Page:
If "deep time" challenges our comprehension of time, then "deep space" is its counterpart on a spatial scale. I covered this topic briefly about five years ago by showing the Hubble Ultra-Deep Field photo.
This is called the Hubble Ultra Deep Field. Starting in late 2003, astronomers pointed Hubble at a tiny, relatively empty part of our sky (only a few stars from the Milky Way visible), and created an exposure nearly 12 days long over a four-month period. The result is this amazing image, looking back through time at thousands of galaxies that range from 1 to 13 billion light-years away from Earth. Some 10,000 galaxies were observed in this tiny patch of sky (a tenth the size of the full moon) - each galaxy a home to billions of stars.NASA has just released a newer image, though not of "deep space" per se. It is a 1.5 billion pixel image of just a small portion of one galaxy. I invite you to view the video at the top - at fullscreen settings - while contemplating that each one of those dots is a sun (or a collection of suns). By the end of the panning in the video, one winds up at the galactic center where the number of suns are so great that the light is confluent. Followed by the "gotcha" moment of the final pullback to show that you're not looking at the Milky Way - merely one component of it.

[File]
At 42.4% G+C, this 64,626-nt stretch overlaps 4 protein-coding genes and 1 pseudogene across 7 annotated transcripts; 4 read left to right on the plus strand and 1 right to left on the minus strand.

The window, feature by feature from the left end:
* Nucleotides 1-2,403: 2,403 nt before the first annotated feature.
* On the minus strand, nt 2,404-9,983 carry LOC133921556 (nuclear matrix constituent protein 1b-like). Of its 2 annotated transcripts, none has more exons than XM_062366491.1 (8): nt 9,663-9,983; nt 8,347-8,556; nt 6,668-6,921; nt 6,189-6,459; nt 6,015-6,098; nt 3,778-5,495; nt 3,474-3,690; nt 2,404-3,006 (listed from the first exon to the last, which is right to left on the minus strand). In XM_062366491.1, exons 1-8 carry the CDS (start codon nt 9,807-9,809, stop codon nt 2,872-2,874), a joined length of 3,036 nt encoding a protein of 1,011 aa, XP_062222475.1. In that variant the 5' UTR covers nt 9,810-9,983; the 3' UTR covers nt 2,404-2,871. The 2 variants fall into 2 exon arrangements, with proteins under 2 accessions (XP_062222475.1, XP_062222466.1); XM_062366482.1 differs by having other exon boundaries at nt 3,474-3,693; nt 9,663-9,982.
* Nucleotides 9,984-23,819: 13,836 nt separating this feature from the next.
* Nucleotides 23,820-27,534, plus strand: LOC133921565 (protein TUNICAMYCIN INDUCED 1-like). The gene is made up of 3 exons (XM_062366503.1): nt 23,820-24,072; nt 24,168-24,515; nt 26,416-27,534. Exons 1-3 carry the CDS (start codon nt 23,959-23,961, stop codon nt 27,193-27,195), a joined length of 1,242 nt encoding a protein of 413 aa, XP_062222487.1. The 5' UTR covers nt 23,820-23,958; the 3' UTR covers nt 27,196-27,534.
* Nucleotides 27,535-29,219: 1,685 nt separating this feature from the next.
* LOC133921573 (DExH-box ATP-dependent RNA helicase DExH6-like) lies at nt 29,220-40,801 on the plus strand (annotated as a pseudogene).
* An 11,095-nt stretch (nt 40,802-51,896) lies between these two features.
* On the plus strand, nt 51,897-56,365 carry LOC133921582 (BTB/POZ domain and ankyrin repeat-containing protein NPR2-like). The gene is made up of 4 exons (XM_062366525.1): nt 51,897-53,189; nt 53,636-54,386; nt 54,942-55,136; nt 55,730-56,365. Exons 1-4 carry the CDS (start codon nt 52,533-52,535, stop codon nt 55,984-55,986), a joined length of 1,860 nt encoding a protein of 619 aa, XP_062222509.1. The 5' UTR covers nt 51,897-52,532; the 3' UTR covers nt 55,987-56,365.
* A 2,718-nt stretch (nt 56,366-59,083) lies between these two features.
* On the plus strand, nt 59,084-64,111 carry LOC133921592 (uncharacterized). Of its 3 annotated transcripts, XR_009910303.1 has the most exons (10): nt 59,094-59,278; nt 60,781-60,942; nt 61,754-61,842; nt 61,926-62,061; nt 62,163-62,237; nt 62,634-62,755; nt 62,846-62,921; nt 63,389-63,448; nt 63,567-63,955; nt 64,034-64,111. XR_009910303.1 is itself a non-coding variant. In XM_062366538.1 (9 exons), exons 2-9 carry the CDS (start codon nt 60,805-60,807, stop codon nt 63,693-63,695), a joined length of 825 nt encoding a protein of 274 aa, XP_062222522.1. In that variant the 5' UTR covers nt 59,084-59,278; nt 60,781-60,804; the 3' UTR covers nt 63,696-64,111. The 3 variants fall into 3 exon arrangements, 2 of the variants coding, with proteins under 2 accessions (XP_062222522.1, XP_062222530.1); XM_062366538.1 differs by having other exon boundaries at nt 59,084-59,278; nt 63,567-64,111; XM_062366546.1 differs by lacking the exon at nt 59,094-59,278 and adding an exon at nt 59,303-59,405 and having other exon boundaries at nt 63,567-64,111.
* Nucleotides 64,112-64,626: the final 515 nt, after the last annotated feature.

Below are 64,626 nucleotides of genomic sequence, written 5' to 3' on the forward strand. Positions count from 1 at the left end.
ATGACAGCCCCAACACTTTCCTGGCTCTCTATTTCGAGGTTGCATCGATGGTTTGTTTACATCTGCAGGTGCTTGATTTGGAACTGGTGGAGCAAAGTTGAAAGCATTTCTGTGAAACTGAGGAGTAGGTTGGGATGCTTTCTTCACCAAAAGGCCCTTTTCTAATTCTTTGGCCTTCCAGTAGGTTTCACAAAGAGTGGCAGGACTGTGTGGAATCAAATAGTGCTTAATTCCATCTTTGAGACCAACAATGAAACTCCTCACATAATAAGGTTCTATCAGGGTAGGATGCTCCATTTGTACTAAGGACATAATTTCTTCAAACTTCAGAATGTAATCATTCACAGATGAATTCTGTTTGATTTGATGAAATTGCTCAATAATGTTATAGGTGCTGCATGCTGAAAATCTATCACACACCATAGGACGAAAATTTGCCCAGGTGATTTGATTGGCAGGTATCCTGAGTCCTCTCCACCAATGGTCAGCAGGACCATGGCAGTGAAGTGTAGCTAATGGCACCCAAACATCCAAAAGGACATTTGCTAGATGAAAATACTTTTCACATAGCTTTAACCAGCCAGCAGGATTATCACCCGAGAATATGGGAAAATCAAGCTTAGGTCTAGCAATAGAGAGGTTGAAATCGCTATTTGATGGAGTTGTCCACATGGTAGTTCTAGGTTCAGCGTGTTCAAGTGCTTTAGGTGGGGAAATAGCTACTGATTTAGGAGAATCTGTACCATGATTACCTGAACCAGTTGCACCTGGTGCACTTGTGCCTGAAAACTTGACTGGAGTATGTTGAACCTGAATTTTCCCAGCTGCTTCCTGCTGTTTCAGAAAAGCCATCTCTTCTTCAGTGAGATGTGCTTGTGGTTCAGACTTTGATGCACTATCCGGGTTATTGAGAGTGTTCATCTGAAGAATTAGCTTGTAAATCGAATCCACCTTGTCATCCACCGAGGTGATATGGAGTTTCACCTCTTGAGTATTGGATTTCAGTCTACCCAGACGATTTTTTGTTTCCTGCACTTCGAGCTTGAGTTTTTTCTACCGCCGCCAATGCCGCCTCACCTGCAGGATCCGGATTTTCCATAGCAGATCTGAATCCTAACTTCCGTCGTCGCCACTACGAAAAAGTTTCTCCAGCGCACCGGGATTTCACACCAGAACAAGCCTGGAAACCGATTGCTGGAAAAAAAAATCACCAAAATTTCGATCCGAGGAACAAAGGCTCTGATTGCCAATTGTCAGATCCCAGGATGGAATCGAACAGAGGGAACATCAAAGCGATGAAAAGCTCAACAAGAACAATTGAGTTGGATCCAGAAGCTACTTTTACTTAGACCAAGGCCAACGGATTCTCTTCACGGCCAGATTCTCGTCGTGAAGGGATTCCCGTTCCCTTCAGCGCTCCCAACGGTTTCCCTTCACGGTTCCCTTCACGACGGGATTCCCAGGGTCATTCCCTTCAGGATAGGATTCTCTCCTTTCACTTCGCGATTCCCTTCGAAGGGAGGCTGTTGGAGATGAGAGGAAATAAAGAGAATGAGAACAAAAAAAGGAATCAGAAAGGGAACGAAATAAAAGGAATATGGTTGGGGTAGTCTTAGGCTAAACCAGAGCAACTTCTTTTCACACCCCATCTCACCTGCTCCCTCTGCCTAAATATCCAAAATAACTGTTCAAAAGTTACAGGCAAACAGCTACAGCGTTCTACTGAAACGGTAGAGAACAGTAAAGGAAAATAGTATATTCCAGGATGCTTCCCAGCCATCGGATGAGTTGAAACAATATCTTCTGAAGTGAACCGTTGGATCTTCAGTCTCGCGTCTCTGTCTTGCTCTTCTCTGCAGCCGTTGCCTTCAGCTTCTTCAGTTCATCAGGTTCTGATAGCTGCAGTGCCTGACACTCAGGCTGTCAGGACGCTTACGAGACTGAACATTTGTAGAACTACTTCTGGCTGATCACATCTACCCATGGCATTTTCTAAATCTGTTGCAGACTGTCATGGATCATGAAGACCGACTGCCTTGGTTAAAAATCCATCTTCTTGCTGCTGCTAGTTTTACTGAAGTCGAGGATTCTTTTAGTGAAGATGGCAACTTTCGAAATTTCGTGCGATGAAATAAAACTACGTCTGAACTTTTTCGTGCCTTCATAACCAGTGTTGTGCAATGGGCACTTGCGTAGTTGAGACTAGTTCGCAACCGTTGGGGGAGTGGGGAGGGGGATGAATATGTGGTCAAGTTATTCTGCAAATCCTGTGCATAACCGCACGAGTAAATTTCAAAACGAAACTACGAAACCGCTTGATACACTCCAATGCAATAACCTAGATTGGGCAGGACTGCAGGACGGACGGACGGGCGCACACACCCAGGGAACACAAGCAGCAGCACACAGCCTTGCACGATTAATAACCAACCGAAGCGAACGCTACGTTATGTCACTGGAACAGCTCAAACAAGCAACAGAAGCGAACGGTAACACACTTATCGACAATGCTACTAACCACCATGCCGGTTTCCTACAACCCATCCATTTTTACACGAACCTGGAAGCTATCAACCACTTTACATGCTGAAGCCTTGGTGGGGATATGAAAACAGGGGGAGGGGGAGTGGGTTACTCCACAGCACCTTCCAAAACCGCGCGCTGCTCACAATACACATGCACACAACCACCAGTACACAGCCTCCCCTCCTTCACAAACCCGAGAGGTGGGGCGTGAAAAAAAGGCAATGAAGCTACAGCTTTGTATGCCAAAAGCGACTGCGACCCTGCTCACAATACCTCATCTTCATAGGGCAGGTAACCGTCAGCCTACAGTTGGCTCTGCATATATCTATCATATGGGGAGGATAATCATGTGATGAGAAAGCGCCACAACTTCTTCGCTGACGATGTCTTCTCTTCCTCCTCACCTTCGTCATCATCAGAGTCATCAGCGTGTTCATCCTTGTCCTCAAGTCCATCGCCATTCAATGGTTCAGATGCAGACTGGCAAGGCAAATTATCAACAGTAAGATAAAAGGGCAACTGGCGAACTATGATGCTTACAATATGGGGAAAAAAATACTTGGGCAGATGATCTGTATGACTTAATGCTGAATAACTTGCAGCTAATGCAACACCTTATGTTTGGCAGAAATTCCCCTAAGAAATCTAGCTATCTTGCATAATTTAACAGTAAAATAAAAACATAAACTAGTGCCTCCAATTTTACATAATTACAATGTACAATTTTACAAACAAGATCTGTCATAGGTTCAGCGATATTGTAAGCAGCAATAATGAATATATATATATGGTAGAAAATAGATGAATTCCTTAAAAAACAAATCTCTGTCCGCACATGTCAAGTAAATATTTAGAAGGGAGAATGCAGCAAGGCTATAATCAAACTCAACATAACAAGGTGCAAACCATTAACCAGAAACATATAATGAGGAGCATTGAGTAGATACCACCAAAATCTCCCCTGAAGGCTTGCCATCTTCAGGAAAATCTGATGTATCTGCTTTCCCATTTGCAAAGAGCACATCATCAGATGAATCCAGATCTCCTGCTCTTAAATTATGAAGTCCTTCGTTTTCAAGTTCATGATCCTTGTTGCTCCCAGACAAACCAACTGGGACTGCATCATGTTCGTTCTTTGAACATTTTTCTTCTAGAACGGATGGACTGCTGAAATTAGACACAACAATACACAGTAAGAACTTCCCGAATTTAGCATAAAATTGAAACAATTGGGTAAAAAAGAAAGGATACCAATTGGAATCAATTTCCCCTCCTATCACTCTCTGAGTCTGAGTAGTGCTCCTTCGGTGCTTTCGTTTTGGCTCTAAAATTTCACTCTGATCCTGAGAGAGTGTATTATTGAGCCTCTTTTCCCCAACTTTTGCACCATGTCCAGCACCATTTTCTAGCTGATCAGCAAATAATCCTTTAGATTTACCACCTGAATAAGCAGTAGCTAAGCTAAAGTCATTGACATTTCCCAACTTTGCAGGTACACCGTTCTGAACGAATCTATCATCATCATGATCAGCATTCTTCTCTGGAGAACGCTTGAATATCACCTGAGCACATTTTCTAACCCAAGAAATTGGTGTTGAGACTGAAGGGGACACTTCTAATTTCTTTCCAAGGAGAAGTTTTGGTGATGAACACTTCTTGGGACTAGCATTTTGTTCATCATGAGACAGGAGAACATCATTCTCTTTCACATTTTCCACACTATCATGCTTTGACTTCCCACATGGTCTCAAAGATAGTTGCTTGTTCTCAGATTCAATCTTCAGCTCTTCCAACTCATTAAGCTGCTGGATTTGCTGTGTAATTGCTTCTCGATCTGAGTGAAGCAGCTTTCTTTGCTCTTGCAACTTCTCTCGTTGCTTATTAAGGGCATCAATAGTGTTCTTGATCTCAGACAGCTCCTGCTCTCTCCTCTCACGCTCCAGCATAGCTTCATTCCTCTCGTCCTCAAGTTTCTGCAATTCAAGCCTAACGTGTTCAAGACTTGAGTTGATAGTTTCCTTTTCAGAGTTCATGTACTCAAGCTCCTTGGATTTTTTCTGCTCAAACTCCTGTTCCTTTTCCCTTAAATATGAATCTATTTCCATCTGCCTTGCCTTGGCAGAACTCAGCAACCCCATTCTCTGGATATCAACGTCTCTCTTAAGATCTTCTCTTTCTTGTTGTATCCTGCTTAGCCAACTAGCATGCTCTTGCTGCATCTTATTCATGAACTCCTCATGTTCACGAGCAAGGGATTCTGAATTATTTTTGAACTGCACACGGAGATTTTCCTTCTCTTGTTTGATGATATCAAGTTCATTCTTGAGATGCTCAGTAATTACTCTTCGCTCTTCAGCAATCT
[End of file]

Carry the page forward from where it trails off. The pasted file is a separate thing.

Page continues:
There is some discussion at SlashGear.
But reading about it is I think less important than just contemplating the image in the video and its implications.